With each alt side chain presumably there will be an IPO type event where a portion of btc coins go into a black hole of being 'locked'. This will dwindle available supply of btc and instead of being sold off on exchange (ethereum) and depressing the price could actually support it. If lots of popular side chains exist the actual use of bitcoin could become reduced or even minimal. What will keep bitcoin from losing it's value? Nothing I suspect.

What happens if one of these side chain alts becomes very successful (for example is supported by the banking system) and begins to draw a large number of bitcoins in circulation into lockdown. Will bitcoin value suddenly evaporate as all the coins sublime into the new chain in a mad rush? One can imagine some amazing pump and dump opportunities for clever side chain developers to acquire an awful lot of bitcoins through this 'two way peg' mechanism. (Early adopters again wahey!) Or to actually kill bitcoin with if a superior chain emerges.

What happens when a side chain is insecure and is 51%'d if decentralised or is simply hacked if centralised. It isn't hard to imagine a massive gox style disaster with hundreds of thousands of coins getting stolen or lost?

Interesting times.



As scarcity increases, so does the price.... Mtgox was an exchange... that has nothing to do with a protocol and its security. You should rethink a bit of what you just said here.




Bro, do you even blockchain?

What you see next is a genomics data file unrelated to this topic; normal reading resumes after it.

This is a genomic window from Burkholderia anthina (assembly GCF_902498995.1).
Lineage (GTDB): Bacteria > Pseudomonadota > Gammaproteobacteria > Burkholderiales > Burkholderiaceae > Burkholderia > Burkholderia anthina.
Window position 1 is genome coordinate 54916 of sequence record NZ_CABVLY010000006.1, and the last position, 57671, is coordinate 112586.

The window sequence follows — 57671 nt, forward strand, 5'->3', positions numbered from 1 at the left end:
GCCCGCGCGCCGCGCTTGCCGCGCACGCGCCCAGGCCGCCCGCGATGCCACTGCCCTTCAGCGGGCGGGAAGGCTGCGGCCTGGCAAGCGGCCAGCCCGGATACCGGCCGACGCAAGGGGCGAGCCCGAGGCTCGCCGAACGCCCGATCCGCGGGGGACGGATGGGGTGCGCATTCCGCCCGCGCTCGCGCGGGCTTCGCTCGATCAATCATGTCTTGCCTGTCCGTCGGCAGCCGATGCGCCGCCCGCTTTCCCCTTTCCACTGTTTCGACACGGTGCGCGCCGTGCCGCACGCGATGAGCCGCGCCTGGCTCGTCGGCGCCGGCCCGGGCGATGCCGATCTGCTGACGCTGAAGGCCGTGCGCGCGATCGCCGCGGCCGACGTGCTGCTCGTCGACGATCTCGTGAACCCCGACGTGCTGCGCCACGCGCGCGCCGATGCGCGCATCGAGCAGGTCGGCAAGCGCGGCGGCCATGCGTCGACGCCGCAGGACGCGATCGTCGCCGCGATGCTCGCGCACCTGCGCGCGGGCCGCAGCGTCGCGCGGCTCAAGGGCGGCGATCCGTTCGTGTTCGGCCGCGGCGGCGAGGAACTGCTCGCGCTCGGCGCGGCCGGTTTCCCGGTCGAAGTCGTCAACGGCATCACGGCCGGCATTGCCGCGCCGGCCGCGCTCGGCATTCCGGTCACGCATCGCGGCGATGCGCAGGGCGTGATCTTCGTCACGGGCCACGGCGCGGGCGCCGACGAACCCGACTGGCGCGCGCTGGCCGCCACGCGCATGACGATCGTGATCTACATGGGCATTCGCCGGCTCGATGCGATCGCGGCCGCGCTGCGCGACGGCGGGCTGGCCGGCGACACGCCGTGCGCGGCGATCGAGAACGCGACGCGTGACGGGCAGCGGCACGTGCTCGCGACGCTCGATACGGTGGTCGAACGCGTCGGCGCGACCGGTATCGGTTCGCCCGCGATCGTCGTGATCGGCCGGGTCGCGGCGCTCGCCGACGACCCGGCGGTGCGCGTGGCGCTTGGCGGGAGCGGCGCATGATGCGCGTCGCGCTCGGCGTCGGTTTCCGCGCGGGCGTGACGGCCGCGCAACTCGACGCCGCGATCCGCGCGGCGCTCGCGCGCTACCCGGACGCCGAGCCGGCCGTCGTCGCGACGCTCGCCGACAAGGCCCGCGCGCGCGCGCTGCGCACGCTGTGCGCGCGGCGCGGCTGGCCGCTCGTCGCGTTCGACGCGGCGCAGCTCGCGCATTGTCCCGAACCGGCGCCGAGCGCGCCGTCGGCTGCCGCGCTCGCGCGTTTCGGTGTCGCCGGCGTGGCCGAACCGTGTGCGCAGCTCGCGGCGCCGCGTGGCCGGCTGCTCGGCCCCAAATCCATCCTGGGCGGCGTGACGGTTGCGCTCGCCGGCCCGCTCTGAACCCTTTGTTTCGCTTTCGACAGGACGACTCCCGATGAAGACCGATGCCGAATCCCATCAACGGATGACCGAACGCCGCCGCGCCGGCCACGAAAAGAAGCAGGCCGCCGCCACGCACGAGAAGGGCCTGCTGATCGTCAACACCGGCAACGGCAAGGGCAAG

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October 23, 2014, 09:52:16 PM
 #14354

Worst case, some highly functional altcoin takes over and BTC's value dwindles to 0.

BTC's network value is almost too large to fail at this point.  There is so much investment in BTC that if it fails, all crypto will fail with it.  What I would like to see from Sidechains is the ability to 2-way peg current alts to block chain.  I think Blockstream should employ someone who's sole purpose is to help Alt's peg to BTC via Sidechain.  Imagine having the functionality of Alt's tied to BTC blockchain.  Anyway, I'm very excited about Sidechains.
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October 23, 2014, 09:53:14 PM
 #14355

As scarcity increases, so does the price.... Mtgox was an exchange... that has nothing to do with a protocol and its security. You should rethink a bit of what you just said here.

I agree scarcity drives price when demand exists. It is why I speculatively hold bitcoin right now. What will drive the demand for bitcoin if everyone moves to a bitcoin 2.0 chain?
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October 23, 2014, 09:56:13 PM
 #14356

That's right.  To state it clearly, there will be an arbitrage opportunity.  Buy BTC, transfer into SC, sell SCBTC, buy BTC.  So the price of bitcoin will be lifted with the added value sidechains bring.  In this sense inca, the child chain can never "destroy" Bitcoin even if it ends up carrying 99.9% of the transactions.